My friend excitedly shared how much he’d enjoyed Dr. Dobson’s September 1999 letter. “Though I support Focus on the Family’s work,” I responded, “I strongly disagreed with one point Dr. Dobson raised in that letter. I am not encouraged by increased support shown in evangelical circles for the Southern Baptist Convention’s Statement on the Family.” My friend stared. He could not understand how any Christian could object. Dobson states that over 100 Christian leaders have signed their support for the SBC resolution, including Denver-based Promise Keepers, Colorado Springs’ Navigators and Focus on the Family, and many other organizations. Dr. Dobson adds that Family Life Ministries and Campus Crusade for Christ have also adopted an expanded version of the SBC statement. How can this be bad news? Isn’t the unity among Christians praiseworthy? Why should I be concerned? I thought about how to answer my friend, and here’s what I concluded: Read more
Political polls unnerve me. The questions are carefully phrased such that one’s answer must support the perspective of the pollster (not unlike the classic question, “Have you stopped beating your wife yet?”). When those who provide the answers also pose the questions, the debate easily veers off into conceptual territory that is favorable to those who are framing it. We need to keep an eye out for questions that serve more as assertions than genuine queries. Read more
In the last issue of Mutuality we asked a critical question—why does it take so long for certain truths to become part of everyday life? For example, the Royal Navy knew for decades that drinking citrus juice would eliminate scurvy, saving the lives of thousands—yet no one adopted the behavior. Even after watching sailors recover within hours of consuming citrus products, few changed their behavior. Why is this? Read more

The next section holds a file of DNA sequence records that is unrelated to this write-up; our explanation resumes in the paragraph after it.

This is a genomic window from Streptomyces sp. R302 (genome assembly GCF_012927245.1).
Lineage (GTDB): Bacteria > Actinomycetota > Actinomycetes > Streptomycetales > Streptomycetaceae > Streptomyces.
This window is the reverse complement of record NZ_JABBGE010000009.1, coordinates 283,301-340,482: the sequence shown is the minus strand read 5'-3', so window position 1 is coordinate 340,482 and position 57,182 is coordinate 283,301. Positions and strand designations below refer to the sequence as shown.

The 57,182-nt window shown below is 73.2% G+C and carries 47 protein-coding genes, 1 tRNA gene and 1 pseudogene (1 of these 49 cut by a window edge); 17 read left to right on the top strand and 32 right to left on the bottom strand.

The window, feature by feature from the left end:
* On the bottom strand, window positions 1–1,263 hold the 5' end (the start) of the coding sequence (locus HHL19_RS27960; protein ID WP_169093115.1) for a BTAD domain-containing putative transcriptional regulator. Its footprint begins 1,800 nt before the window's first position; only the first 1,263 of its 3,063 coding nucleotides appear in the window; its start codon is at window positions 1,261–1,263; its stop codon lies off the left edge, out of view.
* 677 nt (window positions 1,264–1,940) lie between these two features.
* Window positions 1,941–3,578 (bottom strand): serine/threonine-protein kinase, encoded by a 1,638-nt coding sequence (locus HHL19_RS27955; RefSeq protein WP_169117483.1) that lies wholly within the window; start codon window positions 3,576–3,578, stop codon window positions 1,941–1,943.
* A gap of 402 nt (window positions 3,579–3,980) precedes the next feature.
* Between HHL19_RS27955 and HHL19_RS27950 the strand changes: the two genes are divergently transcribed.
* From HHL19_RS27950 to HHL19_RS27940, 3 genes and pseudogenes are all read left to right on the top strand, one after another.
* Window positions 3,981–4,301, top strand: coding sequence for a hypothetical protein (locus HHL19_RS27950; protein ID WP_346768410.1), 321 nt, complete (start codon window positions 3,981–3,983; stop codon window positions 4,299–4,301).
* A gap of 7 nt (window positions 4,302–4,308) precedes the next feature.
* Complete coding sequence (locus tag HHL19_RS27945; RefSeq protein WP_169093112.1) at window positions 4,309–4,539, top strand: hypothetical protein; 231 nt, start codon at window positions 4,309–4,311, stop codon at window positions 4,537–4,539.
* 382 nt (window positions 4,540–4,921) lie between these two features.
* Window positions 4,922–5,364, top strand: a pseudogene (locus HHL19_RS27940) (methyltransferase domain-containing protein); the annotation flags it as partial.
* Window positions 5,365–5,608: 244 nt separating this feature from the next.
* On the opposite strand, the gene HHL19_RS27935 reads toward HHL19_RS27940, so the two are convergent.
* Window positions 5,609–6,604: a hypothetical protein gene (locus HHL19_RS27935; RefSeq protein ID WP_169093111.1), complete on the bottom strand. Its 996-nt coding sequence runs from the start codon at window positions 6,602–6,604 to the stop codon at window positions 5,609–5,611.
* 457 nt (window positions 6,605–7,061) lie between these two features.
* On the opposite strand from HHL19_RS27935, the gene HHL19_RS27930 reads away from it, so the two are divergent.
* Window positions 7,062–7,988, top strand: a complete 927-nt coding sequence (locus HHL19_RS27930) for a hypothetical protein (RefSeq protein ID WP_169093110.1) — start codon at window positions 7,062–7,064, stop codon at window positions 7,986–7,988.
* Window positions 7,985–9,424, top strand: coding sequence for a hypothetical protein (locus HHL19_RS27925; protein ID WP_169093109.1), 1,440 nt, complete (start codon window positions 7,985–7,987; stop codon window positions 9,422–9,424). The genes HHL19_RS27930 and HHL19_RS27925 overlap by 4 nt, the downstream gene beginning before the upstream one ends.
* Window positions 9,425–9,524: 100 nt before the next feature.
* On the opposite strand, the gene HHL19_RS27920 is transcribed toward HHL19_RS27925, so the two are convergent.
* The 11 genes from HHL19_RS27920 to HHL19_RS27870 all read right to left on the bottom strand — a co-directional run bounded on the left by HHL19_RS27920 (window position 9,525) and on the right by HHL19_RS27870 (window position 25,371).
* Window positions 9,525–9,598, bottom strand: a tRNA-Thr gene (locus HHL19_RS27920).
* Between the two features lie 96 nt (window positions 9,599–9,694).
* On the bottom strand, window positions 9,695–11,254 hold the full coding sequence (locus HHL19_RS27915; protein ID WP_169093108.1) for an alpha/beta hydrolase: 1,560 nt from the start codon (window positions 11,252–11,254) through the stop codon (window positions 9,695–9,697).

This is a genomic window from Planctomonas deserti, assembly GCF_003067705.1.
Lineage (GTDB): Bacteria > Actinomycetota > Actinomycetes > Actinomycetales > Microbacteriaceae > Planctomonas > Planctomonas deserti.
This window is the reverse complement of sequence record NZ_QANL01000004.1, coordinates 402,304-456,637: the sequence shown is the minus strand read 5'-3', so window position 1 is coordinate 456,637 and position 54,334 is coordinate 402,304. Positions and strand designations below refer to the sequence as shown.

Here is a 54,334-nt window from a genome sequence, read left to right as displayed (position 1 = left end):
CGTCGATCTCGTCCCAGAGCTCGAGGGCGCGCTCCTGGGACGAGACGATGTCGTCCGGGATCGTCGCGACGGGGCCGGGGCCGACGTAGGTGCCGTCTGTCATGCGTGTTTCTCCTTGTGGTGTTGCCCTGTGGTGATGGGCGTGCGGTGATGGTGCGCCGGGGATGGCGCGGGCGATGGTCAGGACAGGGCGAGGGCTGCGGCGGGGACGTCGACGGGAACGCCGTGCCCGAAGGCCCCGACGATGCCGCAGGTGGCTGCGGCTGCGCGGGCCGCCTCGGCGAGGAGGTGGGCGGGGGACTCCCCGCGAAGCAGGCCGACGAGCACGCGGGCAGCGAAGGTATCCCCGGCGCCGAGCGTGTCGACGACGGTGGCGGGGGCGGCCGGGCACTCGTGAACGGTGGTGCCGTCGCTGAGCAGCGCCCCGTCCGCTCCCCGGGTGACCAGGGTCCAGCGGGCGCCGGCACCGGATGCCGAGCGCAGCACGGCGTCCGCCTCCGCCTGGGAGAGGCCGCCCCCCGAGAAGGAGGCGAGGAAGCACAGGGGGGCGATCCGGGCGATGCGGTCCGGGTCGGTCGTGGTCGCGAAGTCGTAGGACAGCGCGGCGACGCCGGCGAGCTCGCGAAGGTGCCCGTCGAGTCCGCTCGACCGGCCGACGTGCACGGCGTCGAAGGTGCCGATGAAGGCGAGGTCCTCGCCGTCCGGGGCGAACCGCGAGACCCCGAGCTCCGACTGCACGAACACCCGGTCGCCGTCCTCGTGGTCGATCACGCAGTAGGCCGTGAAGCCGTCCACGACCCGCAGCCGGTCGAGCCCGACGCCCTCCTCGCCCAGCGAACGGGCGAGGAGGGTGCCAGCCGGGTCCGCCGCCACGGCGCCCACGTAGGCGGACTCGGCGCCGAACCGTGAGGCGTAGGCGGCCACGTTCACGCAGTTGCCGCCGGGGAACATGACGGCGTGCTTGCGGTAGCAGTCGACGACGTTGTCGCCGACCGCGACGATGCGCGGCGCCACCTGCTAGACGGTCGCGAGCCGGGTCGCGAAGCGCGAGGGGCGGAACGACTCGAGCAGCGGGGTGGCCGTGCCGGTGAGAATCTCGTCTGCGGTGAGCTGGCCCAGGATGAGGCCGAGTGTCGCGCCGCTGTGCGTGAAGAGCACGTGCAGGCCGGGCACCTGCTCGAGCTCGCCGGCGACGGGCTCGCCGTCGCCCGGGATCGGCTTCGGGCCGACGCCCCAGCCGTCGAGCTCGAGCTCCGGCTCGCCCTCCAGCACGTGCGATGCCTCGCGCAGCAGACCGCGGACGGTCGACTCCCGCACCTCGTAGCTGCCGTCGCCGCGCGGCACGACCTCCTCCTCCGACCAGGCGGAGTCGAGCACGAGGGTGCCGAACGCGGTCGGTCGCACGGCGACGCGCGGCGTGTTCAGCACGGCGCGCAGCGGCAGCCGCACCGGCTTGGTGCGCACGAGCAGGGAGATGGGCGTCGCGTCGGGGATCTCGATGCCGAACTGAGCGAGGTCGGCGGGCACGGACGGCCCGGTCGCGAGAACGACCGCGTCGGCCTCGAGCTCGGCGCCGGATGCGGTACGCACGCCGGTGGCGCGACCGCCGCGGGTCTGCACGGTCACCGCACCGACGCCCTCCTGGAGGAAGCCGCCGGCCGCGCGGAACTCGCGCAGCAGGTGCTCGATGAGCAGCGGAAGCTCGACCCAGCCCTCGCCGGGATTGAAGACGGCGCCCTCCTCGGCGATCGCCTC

Anna and I met when we were students at Beeson Divinity School. From almost our first meeting I was drawn to her sharp mind, her sensitivity, her sense of humor, and, I might add, her striking beauty. Both of us were, at that time, considering careers in the academy. Anna had served two churches, one mainline and one evangelical, as a lay youth minister before seminary. She had altered her vocational path, however, largely owing to the influence of the conservative Presbyterian denomination of which we were a part. She now had set her sights on a doctorate and the academy—a place she rightly identified as more congenial to women. We were both evangelical, both soft patriarchs, and both interested in the life of the mind. It was a match made in heaven. Read more
In January 1941, the Archbishop of York hosted a conference on “The Life of the Church and the Order of Society,” and over 220 people attended. About three-fourths were men—mostly bishops and other clergy. Women who were identified with organizations were “head deaconesses” or in charge of women’s schools or committees in churches and government agencies. Nine men spoke—more clergy, plus some academics and writer T.S. Eliot. And then there was the tenth speaker: “Miss Dorothy Sayers.”  Read more
Anne Boleyn was twenty-six years old when she became Queen of England. She was twenty-nine when she was executed for treason against the King…. Anne was educated in France from the age of six. Her seven years in the royal courts of Burgundy, Flanders, Amboise (and Cloux, where Leonardo da Vinci served the French king), and Paris gave her a delight in the French language; an extremely cosmopolitan exposure to Renaissance classicism and also fashion — for it is proven beyond a doubt that she forever after loved fine clothes and jewelry; and a strong, living link to a heritage she had in common with most of her sisters in the English Reformation. This heritage was the French connection, a Reforming tendency which existed at the highest level of the French nobility….  Read more

Pages